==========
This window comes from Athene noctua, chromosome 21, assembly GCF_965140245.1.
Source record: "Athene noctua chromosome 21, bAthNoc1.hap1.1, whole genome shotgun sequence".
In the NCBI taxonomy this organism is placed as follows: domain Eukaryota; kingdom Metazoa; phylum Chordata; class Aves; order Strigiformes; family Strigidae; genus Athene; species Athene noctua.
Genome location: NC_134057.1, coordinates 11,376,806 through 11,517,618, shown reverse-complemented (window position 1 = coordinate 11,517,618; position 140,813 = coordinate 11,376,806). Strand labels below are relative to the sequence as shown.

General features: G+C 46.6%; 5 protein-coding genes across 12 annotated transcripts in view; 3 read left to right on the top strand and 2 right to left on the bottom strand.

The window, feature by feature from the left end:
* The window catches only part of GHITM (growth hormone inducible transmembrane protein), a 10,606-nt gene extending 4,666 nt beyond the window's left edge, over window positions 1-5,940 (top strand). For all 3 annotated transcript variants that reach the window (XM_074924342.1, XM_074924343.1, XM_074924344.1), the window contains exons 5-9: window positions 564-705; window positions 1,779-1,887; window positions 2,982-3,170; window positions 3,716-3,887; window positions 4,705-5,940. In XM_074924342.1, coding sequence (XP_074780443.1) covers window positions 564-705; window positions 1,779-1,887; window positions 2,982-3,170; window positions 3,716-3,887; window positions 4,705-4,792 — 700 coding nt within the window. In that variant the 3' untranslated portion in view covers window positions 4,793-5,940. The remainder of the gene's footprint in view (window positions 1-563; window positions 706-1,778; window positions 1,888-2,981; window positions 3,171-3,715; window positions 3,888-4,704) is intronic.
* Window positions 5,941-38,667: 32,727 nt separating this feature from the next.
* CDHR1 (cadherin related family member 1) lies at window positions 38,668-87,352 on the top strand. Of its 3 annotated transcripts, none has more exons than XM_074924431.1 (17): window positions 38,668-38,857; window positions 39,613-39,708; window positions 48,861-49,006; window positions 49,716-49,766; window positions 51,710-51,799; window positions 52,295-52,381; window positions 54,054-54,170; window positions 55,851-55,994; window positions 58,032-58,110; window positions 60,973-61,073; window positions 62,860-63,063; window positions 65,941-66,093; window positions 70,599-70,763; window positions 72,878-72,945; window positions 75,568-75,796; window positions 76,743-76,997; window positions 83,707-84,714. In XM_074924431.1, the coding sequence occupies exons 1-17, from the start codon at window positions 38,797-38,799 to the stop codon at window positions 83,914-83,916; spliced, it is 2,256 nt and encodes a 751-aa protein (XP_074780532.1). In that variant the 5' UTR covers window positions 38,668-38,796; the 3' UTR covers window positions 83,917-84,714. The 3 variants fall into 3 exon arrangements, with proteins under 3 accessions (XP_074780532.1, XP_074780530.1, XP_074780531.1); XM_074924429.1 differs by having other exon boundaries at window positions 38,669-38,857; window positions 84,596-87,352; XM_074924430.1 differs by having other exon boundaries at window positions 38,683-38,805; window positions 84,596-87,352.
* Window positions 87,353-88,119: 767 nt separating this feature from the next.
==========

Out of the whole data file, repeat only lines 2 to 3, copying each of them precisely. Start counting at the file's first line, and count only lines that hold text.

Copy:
Source record: "Athene noctua chromosome 21, bAthNoc1.hap1.1, whole genome shotgun sequence".
In the NCBI taxonomy this organism is placed as follows: domain Eukaryota; kingdom Metazoa; phylum Chordata; class Aves; order Strigiformes; family Strigidae; genus Athene; species Athene noctua.